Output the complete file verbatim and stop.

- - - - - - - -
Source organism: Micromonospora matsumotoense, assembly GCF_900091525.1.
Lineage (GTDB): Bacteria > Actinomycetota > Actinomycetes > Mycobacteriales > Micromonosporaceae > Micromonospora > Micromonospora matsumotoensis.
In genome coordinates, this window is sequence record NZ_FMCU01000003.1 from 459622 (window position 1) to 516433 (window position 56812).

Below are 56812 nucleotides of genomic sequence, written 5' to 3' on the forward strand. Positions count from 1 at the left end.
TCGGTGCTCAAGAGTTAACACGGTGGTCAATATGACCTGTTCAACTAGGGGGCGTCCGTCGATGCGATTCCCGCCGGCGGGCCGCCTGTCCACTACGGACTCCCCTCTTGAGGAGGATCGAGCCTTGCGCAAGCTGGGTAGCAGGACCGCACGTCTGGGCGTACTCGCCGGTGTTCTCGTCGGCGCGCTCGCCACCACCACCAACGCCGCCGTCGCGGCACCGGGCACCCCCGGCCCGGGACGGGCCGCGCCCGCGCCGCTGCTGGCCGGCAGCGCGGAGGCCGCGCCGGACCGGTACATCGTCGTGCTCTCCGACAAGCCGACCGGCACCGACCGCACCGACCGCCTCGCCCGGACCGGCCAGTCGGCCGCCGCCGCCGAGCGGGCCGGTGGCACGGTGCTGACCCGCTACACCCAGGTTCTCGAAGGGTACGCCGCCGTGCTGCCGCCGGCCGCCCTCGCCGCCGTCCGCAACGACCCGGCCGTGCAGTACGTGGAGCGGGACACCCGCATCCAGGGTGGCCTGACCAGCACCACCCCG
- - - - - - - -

Source organism: Micromonospora matsumotoense, assembly GCF_900091525.1.
Lineage (GTDB): Bacteria > Actinomycetota > Actinomycetes > Mycobacteriales > Micromonosporaceae > Micromonospora > Micromonospora matsumotoensis.
In genome coordinates, this window is sequence record NZ_FMCU01000003.1 from 459622 (window position 1) to 516433 (window position 56812).

Below are 56812 nucleotides of genomic sequence, written 5' to 3' on the forward strand. Positions count from 1 at the left end.
TCGGTGCTCAAGAGTTAACACGGTGGTCAATATGACCTGTTCAACTAGGGGGCGTCCGTCGATGCGATTCCCGCCGGCGGGCCGCCTGTCCACTACGGACTCCCCTCTTGAGGAGGATCGAGCCTTGCGCAAGCTGGGTAGCAGGACCGCACGTCTGGGCGTACTCGCCGGTGTTCTCGTCGGCGCGCTCGCCACCACCACCAACGCCGCCGTCGCGGCACCGGGCACCCCCGGCCCGGGACGGGCCGCGCCCGCGCCGCTGCTGGCCGGCAGCGCGGAGGCCGCGCCGGACCGGTACATCGTCGTGCTCTCCGACAAGCCGACCGGCACCGACCGCACCGACCGCCTCGCCCGGACCGGCCAGTCGGCCGCCGCCGCCGAGCGGGCCGGTGGCACGGTGCTGACCCGCTACACCCAGGTTCTCGAAGGGTACGCCGCCGTGCTGCCGCCGGCCGCCCTCGCCGCCGTCCGCAACGACCCGGCCGTGCAGTACGTGGAGCGGGACACCCGCATCCAGGGTGGCCTGACCAGCACCACCCCG